Three Imaginary Girls

Seattle's Indie-Pop Press – Music Reviews, Film Reviews, and Big Fun

Watching Wolf Parade open for their fellow Quebecois pop-geniuses The Arcade Fire recently, I was mightily compelled to lean over to my show-going companion for the evening and observe, "They sound like early U2 playing 'Born To Run' era Bruce Springsteen. That's not a bad thing at all, but, I mean, it's totally what it sounds like," which said companion laughed to pitch a fit and said, "Holy fuck, you are totally right."

This is what it is to be a record reviewer, by the way. Your brain is constantly coming up with these ridiculous referential formulas to describe what is essentially indescribable in words — "Sounds like Brian Eno and Mission of Burma exchanging gunfire in the burned out husk of a post-apocalyptic Zurich," "Sounds like the Talking Heads being violently sodomized by Diamanda Galas in a sunny field of daisies during a full solar eclipse." Etcetera, ad nauseum. And I just totally made those up off the top of my head. You end up feeling like Greil Marcus doing a Dennis Miller impersonation.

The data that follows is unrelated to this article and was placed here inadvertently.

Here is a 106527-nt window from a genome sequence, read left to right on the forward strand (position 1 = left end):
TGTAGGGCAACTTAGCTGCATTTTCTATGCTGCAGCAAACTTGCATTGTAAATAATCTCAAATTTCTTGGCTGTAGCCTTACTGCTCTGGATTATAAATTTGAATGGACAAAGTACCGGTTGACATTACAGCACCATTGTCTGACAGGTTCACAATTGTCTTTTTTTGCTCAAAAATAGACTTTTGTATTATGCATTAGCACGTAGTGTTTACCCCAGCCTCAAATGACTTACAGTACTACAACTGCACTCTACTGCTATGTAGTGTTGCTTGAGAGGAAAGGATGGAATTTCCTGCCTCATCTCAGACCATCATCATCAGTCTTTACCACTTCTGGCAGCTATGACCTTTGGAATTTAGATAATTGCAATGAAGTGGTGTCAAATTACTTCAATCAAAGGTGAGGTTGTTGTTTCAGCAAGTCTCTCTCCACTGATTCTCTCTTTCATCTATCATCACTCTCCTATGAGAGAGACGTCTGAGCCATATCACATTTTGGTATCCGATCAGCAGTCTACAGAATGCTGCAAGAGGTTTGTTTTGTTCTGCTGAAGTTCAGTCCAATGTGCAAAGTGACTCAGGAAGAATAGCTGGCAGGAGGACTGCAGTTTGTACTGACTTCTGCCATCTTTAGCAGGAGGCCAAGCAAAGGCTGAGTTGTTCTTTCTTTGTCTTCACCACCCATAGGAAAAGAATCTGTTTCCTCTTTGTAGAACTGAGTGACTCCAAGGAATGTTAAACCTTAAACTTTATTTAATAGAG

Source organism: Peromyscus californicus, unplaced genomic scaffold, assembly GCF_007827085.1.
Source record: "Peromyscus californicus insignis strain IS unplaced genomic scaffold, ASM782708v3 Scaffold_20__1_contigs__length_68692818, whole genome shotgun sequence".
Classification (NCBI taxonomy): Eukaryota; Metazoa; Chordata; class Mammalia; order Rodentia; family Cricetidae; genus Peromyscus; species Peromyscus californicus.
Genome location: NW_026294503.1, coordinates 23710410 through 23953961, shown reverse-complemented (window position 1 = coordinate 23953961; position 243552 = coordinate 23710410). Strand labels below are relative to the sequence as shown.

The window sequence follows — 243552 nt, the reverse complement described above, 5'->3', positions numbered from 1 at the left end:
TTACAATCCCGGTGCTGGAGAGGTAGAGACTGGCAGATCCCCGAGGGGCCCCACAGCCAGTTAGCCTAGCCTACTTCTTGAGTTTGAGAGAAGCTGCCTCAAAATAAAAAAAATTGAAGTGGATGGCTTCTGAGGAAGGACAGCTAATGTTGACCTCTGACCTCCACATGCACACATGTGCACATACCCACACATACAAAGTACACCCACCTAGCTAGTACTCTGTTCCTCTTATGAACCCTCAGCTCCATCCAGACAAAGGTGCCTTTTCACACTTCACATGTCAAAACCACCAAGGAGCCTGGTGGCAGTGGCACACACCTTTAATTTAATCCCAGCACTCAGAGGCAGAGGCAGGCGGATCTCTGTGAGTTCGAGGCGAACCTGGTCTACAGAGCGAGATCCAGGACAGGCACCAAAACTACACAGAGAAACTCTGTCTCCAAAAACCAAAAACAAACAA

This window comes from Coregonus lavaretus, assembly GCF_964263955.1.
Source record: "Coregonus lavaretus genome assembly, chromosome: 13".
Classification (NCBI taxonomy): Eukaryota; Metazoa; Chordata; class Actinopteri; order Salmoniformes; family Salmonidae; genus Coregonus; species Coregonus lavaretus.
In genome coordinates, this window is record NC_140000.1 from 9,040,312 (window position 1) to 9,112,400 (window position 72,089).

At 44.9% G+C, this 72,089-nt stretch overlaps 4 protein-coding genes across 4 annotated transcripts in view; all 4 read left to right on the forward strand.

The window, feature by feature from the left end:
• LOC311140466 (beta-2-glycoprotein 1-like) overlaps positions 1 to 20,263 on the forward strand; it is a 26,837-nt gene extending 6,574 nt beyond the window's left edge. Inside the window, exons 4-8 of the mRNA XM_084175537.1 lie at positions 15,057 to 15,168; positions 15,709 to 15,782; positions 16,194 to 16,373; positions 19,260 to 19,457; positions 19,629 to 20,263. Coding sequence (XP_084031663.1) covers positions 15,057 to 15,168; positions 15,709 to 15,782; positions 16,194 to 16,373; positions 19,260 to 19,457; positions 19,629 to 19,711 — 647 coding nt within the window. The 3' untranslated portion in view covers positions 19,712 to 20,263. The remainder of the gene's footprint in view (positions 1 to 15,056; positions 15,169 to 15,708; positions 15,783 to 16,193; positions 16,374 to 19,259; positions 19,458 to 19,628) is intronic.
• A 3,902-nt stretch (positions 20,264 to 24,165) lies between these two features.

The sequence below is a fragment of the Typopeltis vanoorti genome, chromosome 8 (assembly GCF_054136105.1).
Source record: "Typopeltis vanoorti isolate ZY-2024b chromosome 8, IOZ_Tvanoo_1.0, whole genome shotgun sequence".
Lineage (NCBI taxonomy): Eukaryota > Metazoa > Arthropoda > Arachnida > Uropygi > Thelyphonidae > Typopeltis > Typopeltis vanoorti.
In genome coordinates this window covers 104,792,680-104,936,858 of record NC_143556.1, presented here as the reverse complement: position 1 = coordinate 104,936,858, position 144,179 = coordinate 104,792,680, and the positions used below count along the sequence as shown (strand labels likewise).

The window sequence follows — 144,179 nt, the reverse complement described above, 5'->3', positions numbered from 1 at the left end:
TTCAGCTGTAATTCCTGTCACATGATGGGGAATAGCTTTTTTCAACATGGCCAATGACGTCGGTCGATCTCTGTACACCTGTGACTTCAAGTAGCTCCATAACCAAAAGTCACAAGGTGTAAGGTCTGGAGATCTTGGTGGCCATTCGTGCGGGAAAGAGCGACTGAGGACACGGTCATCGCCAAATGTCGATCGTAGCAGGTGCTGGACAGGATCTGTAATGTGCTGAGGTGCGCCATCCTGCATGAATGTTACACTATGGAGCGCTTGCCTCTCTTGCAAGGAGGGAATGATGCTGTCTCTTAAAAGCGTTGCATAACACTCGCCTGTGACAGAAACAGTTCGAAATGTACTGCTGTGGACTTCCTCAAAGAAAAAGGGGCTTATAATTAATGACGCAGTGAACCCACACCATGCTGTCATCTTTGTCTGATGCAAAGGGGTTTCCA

But I totally digress. Point being, it is a true comparison and it isn't a bad thing. Especially live, they have the same kind of sweeping, epic scale of Da Boss in his glory days, filtered through the shimmering, tightly coiled, propulsive quality of U2 when they were actually good, although that may also have to do with the fact that guitarist / singer Dan Boeckner has a vocal delivery that falls somewhere between Bono and, strangely enough, Beck when he's actually singing. Splitting lead vocal duties with Boeckner is keyboardist Spencer Krug, whose own vocal style often evokes that yelp-y thing that Isaac Brock and the guy from The Shins do, which makes sense inasmuch as that Brock produced this album. And while that particular singing style usually makes me want to scrape my frontal lobe with a fucking fork, in this case the overall songwriting is consistently engaging enough that it actually becomes texturally interesting rather than irritating.

From the stutter-start piano and just-under-the-surface menace of "You Are A Runner and I Am My Father's Son," to the intoxicating, propulsive, keyboard-driven rock of "We Built Another World" and "Fancy Claps," to the anthemic glory of the album's three stand out tracks, "Shine A Light," " I'll Believe In Anything," and "This Heart's On Fire," the variety brought to the band by the presence of two top-notch singer / songwriters adds immensely to the individual personality of each song and keeps the listener enthusiastically guessing throughout this stellar album.